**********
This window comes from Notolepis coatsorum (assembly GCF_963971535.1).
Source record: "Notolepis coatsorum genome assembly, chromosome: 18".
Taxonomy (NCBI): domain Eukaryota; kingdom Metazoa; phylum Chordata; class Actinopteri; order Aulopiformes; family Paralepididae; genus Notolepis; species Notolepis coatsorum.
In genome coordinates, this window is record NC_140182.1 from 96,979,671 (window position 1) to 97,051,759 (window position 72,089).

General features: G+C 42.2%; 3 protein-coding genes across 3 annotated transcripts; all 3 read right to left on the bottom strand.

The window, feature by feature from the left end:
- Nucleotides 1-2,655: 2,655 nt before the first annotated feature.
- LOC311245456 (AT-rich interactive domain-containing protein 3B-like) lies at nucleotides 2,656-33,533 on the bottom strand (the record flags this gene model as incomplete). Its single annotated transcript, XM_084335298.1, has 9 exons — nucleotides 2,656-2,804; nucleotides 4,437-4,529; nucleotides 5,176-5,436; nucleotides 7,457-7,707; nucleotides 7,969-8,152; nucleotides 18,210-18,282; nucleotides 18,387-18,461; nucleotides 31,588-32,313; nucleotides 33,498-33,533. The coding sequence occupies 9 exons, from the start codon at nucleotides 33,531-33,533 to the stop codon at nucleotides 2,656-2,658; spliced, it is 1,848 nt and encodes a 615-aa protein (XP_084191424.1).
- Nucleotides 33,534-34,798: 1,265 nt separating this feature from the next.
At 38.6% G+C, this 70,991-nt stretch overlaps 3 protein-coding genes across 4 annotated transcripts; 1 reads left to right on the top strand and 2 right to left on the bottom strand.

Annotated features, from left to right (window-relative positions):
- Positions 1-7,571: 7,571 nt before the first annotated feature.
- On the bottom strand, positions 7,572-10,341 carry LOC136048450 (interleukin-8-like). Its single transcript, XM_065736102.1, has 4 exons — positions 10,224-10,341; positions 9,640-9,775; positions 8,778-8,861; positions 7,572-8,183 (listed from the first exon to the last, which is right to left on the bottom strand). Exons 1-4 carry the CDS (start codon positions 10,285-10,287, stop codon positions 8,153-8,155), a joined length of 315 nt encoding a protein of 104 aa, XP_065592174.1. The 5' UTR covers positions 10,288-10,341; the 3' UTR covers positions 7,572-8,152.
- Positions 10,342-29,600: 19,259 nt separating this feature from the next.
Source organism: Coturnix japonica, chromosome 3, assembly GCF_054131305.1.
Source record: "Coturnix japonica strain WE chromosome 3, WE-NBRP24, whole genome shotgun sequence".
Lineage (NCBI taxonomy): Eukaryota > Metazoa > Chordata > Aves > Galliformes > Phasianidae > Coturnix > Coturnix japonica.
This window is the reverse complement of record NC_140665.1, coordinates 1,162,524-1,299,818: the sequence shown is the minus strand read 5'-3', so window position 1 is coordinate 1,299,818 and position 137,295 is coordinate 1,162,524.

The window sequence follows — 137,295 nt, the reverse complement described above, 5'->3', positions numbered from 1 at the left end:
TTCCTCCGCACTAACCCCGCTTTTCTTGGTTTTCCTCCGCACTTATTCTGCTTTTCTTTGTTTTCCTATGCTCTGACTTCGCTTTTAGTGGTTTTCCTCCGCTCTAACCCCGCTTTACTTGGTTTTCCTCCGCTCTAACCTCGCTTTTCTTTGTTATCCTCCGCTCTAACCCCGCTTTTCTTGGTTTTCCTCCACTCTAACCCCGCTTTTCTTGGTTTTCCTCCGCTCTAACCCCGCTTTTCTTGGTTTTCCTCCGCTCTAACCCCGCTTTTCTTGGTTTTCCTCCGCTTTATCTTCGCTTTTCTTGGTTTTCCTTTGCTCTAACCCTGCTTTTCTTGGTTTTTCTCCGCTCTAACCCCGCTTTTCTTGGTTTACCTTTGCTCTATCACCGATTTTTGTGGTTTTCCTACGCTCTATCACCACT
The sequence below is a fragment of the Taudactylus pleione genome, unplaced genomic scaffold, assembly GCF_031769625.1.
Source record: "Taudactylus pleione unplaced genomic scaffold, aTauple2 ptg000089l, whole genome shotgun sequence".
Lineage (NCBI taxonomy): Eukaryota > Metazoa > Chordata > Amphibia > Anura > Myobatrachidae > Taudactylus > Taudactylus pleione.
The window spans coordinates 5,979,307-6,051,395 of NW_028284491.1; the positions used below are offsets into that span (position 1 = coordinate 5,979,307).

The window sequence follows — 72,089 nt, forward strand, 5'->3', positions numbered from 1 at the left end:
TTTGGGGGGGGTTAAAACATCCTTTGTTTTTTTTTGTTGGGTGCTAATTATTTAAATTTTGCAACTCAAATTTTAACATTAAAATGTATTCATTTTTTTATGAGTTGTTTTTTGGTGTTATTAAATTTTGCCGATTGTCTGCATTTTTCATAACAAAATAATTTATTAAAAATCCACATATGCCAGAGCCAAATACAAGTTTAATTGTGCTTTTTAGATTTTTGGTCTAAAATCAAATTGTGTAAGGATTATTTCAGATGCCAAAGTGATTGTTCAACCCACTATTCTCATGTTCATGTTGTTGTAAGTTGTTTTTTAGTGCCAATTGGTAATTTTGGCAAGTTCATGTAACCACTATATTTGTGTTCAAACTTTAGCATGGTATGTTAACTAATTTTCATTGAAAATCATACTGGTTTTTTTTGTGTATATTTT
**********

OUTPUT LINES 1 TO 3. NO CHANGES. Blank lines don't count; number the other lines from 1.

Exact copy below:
This window comes from Notolepis coatsorum (assembly GCF_963971535.1).
Source record: "Notolepis coatsorum genome assembly, chromosome: 18".
Taxonomy (NCBI): domain Eukaryota; kingdom Metazoa; phylum Chordata; class Actinopteri; order Aulopiformes; family Paralepididae; genus Notolepis; species Notolepis coatsorum.